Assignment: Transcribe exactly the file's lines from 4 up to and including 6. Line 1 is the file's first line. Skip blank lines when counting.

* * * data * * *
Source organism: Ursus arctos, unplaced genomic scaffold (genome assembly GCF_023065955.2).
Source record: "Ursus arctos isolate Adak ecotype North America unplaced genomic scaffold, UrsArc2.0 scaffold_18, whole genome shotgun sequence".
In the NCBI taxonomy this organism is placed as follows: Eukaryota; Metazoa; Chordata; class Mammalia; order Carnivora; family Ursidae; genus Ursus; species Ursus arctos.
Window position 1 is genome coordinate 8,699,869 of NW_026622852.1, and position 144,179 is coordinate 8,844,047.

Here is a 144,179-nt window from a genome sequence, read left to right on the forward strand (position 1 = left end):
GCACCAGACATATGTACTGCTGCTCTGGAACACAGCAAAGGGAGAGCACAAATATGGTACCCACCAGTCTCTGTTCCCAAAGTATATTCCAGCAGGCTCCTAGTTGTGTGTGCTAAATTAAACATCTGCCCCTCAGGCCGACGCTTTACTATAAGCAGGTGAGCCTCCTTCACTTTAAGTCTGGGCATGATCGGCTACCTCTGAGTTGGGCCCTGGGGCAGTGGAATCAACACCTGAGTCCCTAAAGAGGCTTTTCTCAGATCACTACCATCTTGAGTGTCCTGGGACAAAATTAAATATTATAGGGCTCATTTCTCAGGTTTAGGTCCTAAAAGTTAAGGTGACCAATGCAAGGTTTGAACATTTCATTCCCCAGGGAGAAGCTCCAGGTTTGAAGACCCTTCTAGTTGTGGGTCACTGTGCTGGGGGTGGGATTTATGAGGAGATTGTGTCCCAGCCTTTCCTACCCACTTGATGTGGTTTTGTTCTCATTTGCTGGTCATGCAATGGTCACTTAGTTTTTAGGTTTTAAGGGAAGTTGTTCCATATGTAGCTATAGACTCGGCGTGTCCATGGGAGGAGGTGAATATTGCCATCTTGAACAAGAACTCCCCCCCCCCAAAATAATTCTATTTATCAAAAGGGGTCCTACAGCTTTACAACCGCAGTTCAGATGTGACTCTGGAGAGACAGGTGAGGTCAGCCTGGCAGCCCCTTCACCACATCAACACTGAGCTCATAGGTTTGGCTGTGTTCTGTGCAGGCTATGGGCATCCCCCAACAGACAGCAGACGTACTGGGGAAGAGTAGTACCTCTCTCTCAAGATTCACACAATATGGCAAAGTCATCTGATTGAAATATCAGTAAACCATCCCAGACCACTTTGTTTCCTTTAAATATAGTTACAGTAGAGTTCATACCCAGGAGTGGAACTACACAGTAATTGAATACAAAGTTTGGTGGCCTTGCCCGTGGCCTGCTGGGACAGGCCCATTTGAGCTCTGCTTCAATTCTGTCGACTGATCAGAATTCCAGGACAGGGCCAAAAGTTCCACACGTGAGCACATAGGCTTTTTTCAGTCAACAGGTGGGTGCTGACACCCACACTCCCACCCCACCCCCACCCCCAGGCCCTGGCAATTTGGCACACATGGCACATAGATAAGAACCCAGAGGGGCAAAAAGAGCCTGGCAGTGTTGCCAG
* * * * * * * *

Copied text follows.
Window position 1 is genome coordinate 8,699,869 of NW_026622852.1, and position 144,179 is coordinate 8,844,047.

Here is a 144,179-nt window from a genome sequence, read left to right on the forward strand (position 1 = left end):
GCACCAGACATATGTACTGCTGCTCTGGAACACAGCAAAGGGAGAGCACAAATATGGTACCCACCAGTCTCTGTTCCCAAAGTATATTCCAGCAGGCTCCTAGTTGTGTGTGCTAAATTAAACATCTGCCCCTCAGGCCGACGCTTTACTATAAGCAGGTGAGCCTCCTTCACTTTAAGTCTGGGCATGATCGGCTACCTCTGAGTTGGGCCCTGGGGCAGTGGAATCAACACCTGAGTCCCTAAAGAGGCTTTTCTCAGATCACTACCATCTTGAGTGTCCTGGGACAAAATTAAATATTATAGGGCTCATTTCTCAGGTTTAGGTCCTAAAAGTTAAGGTGACCAATGCAAGGTTTGAACATTTCATTCCCCAGGGAGAAGCTCCAGGTTTGAAGACCCTTCTAGTTGTGGGTCACTGTGCTGGGGGTGGGATTTATGAGGAGATTGTGTCCCAGCCTTTCCTACCCACTTGATGTGGTTTTGTTCTCATTTGCTGGTCATGCAATGGTCACTTAGTTTTTAGGTTTTAAGGGAAGTTGTTCCATATGTAGCTATAGACTCGGCGTGTCCATGGGAGGAGGTGAATATTGCCATCTTGAACAAGAACTCCCCCCCCCCAAAATAATTCTATTTATCAAAAGGGGTCCTACAGCTTTACAACCGCAGTTCAGATGTGACTCTGGAGAGACAGGTGAGGTCAGCCTGGCAGCCCCTTCACCACATCAACACTGAGCTCATAGGTTTGGCTGTGTTCTGTGCAGGCTATGGGCATCCCCCAACAGACAGCAGACGTACTGGGGAAGAGTAGTACCTCTCTCTCAAGATTCACACAATATGGCAAAGTCATCTGATTGAAATATCAGTAAACCATCCCAGACCACTTTGTTTCCTTTAAATATAGTTACAGTAGAGTTCATACCCAGGAGTGGAACTACACAGTAATTGAATACAAAGTTTGGTGGCCTTGCCCGTGGCCTGCTGGGACAGGCCCATTTGAGCTCTGCTTCAATTCTGTCGACTGATCAGAATTCCAGGACAGGGCCAAAAGTTCCACACGTGAGCACATAGGCTTTTTTCAGTCAACAGGTGGGTGCTGACACCCACACTCCCACCCCACCCCCACCCCCAGGCCCTGGCAATTTGGCACACATGGCACATAGATAAGAACCCAGAGGGGCAAAAAGAGCCTGGCAGTGTTGCCAG